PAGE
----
| Actor, comedian|
| Avery Schreiber|
| Avery Lawrence Schreiber|
April 9, 1935 (1935-04-09) Chicago, Illinois, U.S.
January 7, 2002, Los Angeles, California, United States
Rochelle Issacs (m. 1962–2002)
Joshua Schreiber, Jenny Schreiber
George Schreiber, Minnie Schreiber
Galaxina, Match Game, Robin Hood: Men in Tights, My Mother the Car, Dracula: Dead and Loving It
Jack Burns, William Sachs, Elaine Joyce, Mel Brooks, Fannie Flagg
Avery Schreiber Wikipedia
Avery Lawrence Schreiber (April 9, 1935 – January 7, 2002) was an American comedian and actor. He was a veteran of stage, television, and film.
Schreiber was born in Chicago, Illinois, the son of Minnie (née Shear) and George Schreiber. He started his career in Chicago at the Goodman Theatre. He joined The Second City and later teamed with Jack Burns to form the comedy team of Burns and Schreiber. They recorded several comedy albums and appeared on numerous television series.
Schreiber is remembered for his many Doritos ads in the 1970s, as well as his appearances on classic television series. He was easily recognizable for his trademark bushy moustache, curly hair, and comedic reactions. In 1965, Schreiber played the role of Captain Manzini on My Mother the Car.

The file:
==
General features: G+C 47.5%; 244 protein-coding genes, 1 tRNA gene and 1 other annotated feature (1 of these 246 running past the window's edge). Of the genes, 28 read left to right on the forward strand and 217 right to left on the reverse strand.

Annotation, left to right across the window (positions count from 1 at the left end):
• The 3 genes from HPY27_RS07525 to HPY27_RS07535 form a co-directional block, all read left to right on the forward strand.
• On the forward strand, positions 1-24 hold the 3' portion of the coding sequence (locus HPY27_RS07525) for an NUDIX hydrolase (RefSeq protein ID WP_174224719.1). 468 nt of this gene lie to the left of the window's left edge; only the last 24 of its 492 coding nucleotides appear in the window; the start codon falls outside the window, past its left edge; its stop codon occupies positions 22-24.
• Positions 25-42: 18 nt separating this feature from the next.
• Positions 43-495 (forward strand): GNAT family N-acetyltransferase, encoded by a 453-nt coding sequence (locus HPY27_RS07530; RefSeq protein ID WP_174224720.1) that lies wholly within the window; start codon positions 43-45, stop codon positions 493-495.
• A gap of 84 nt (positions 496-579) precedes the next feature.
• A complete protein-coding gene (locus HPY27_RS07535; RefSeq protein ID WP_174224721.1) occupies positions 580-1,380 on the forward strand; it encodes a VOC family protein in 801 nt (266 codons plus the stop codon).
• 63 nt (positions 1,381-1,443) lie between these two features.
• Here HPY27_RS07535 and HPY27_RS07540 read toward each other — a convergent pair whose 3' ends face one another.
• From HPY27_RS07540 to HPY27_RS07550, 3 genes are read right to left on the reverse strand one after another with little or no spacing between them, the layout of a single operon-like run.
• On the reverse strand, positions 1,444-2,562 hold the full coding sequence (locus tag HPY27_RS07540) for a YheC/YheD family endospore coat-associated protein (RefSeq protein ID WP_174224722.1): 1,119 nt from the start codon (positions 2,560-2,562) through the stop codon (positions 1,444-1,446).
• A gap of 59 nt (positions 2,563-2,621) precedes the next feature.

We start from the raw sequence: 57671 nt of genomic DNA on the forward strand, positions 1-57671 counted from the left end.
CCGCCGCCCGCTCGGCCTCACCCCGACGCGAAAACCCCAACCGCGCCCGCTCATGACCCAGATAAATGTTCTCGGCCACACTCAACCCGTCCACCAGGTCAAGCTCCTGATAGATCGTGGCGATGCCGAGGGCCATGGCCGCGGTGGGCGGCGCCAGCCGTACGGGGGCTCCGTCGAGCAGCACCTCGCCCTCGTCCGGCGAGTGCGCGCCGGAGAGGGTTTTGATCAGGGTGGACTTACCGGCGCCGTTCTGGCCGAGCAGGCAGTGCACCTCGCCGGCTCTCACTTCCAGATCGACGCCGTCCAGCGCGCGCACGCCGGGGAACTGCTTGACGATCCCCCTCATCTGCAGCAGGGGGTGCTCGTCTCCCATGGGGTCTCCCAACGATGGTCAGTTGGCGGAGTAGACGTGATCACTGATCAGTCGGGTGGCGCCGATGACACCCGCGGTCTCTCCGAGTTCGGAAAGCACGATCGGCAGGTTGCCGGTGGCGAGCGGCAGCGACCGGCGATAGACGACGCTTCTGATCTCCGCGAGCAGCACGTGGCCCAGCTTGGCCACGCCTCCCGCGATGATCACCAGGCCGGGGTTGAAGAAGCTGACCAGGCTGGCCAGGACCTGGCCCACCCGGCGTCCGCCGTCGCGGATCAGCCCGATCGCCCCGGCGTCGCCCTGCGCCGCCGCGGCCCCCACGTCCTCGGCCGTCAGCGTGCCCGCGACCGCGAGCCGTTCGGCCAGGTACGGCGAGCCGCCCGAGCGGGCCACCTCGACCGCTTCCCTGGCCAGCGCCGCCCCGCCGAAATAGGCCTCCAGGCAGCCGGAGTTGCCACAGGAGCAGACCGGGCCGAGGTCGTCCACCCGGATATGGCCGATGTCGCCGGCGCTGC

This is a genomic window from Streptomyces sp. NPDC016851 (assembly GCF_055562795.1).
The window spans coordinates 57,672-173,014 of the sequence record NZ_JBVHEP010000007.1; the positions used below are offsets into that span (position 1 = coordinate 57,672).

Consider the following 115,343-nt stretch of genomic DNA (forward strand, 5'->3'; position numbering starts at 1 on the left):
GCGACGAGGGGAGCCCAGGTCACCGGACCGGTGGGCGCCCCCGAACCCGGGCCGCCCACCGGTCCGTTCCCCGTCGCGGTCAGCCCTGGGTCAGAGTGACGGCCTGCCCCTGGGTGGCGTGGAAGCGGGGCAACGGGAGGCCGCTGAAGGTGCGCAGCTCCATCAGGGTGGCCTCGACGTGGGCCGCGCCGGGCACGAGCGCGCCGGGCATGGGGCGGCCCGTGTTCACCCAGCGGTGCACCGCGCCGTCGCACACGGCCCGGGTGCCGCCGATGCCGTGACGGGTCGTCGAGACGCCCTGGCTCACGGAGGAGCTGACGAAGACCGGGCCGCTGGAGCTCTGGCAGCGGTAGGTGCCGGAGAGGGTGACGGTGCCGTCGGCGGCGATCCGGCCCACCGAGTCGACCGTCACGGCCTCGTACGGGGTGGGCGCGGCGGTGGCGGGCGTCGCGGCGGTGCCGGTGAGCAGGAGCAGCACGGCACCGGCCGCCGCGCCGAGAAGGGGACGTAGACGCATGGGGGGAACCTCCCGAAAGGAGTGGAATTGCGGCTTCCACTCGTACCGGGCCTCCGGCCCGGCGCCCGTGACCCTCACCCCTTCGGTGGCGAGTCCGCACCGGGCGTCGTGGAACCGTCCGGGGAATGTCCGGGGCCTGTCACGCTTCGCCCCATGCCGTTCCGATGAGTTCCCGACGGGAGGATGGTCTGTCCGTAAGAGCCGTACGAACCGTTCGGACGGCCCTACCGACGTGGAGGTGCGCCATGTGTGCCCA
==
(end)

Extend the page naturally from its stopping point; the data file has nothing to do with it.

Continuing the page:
In the summer of 1973, he co-hosted the ABC comedy show The Burns and Schreiber Comedy Hour.
Schreiber was a regular guest star on the situation comedy Chico and the Man. He was also a frequent guest on the game show Match Game and a guest in a first-season episode of The Muppet Show (written by former partner Jack Burns, whom he mentioned during a stand-up routine in the episode).
Avery continued to work in film, television and the Theater, as well as teach improvisational theater technique up until the time of his death. He taught master classes at The Second City in Chicago and Los Angeles, and also taught out of his home.
In 1994, Schreiber suffered a heart attack, resulting from complications of diabetes. Though he survived triple bypass surgery, he never fully recovered. He died of another heart attack on January 7, 2002, at Cedars-Sinai Medical Center.
In 2003, the Avery Schreiber Theatre was founded in North Hollywood, California. In 2013, the Avery Schreiber Theatre changed its name to The Avery Schreiber Playhouse with the blessing of Rochelle Isaacs Schreiber (Shelley), Avery's wife. It is located at 4934 Lankershim Blvd in the NoHo Arts District.